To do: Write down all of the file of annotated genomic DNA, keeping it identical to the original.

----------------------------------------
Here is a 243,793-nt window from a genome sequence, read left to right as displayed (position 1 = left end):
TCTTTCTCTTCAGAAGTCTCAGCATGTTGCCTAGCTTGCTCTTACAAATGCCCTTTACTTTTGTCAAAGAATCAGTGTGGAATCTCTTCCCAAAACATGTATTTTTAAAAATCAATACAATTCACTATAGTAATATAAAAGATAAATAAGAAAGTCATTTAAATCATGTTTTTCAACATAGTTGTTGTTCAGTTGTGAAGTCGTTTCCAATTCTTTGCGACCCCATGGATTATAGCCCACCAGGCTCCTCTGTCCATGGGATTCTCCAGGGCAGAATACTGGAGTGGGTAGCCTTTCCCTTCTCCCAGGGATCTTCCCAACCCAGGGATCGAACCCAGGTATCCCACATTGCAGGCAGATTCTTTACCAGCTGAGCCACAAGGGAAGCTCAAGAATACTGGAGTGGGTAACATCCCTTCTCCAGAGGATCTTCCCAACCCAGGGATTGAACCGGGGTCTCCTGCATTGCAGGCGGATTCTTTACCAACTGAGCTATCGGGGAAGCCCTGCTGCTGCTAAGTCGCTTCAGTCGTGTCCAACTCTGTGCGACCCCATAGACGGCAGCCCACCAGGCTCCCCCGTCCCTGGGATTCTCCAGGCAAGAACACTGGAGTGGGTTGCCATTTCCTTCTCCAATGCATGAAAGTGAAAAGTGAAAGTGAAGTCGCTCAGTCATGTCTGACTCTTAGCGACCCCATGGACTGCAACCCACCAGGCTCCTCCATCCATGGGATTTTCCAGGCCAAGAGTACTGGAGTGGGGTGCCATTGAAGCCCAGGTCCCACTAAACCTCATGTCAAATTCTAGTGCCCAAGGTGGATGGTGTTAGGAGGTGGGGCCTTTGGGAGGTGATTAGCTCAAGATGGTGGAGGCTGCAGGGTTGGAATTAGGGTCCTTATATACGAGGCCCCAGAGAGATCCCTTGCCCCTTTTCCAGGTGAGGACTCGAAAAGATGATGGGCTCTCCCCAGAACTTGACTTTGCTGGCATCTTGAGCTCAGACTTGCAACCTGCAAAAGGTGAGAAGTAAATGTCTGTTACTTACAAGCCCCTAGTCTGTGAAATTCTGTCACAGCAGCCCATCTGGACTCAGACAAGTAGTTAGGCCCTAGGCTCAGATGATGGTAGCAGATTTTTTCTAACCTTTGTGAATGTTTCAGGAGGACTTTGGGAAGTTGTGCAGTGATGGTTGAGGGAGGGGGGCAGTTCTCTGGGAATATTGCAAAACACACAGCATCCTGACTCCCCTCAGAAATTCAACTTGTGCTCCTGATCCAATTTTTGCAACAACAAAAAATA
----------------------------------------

Here is a 243,793-nt window from a genome sequence, read left to right as displayed (position 1 = left end):
TCTTTCTCTTCAGAAGTCTCAGCATGTTGCCTAGCTTGCTCTTACAAATGCCCTTTACTTTTGTCAAAGAATCAGTGTGGAATCTCTTCCCAAAACATGTATTTTTAAAAATCAATACAATTCACTATAGTAATATAAAAGATAAATAAGAAAGTCATTTAAATCATGTTTTTCAACATAGTTGTTGTTCAGTTGTGAAGTCGTTTCCAATTCTTTGCGACCCCATGGATTATAGCCCACCAGGCTCCTCTGTCCATGGGATTCTCCAGGGCAGAATACTGGAGTGGGTAGCCTTTCCCTTCTCCCAGGGATCTTCCCAACCCAGGGATCGAACCCAGGTATCCCACATTGCAGGCAGATTCTTTACCAGCTGAGCCACAAGGGAAGCTCAAGAATACTGGAGTGGGTAACATCCCTTCTCCAGAGGATCTTCCCAACCCAGGGATTGAACCGGGGTCTCCTGCATTGCAGGCGGATTCTTTACCAACTGAGCTATCGGGGAAGCCCTGCTGCTGCTAAGTCGCTTCAGTCGTGTCCAACTCTGTGCGACCCCATAGACGGCAGCCCACCAGGCTCCCCCGTCCCTGGGATTCTCCAGGCAAGAACACTGGAGTGGGTTGCCATTTCCTTCTCCAATGCATGAAAGTGAAAAGTGAAAGTGAAGTCGCTCAGTCATGTCTGACTCTTAGCGACCCCATGGACTGCAACCCACCAGGCTCCTCCATCCATGGGATTTTCCAGGCCAAGAGTACTGGAGTGGGGTGCCATTGAAGCCCAGGTCCCACTAAACCTCATGTCAAATTCTAGTGCCCAAGGTGGATGGTGTTAGGAGGTGGGGCCTTTGGGAGGTGATTAGCTCAAGATGGTGGAGGCTGCAGGGTTGGAATTAGGGTCCTTATATACGAGGCCCCAGAGAGATCCCTTGCCCCTTTTCCAGGTGAGGACTCGAAAAGATGATGGGCTCTCCCCAGAACTTGACTTTGCTGGCATCTTGAGCTCAGACTTGCAACCTGCAAAAGGTGAGAAGTAAATGTCTGTTACTTACAAGCCCCTAGTCTGTGAAATTCTGTCACAGCAGCCCATCTGGACTCAGACAAGTAGTTAGGCCCTAGGCTCAGATGATGGTAGCAGATTTTTTCTAACCTTTGTGAATGTTTCAGGAGGACTTTGGGAAGTTGTGCAGTGATGGTTGAGGGAGGGGGGCAGTTCTCTGGGAATATTGCAAAACACACAGCATCCTGACTCCCCTCAGAAATTCAACTTGTGCTCCTGATCCAATTTTTGCAACAACAAAAAATA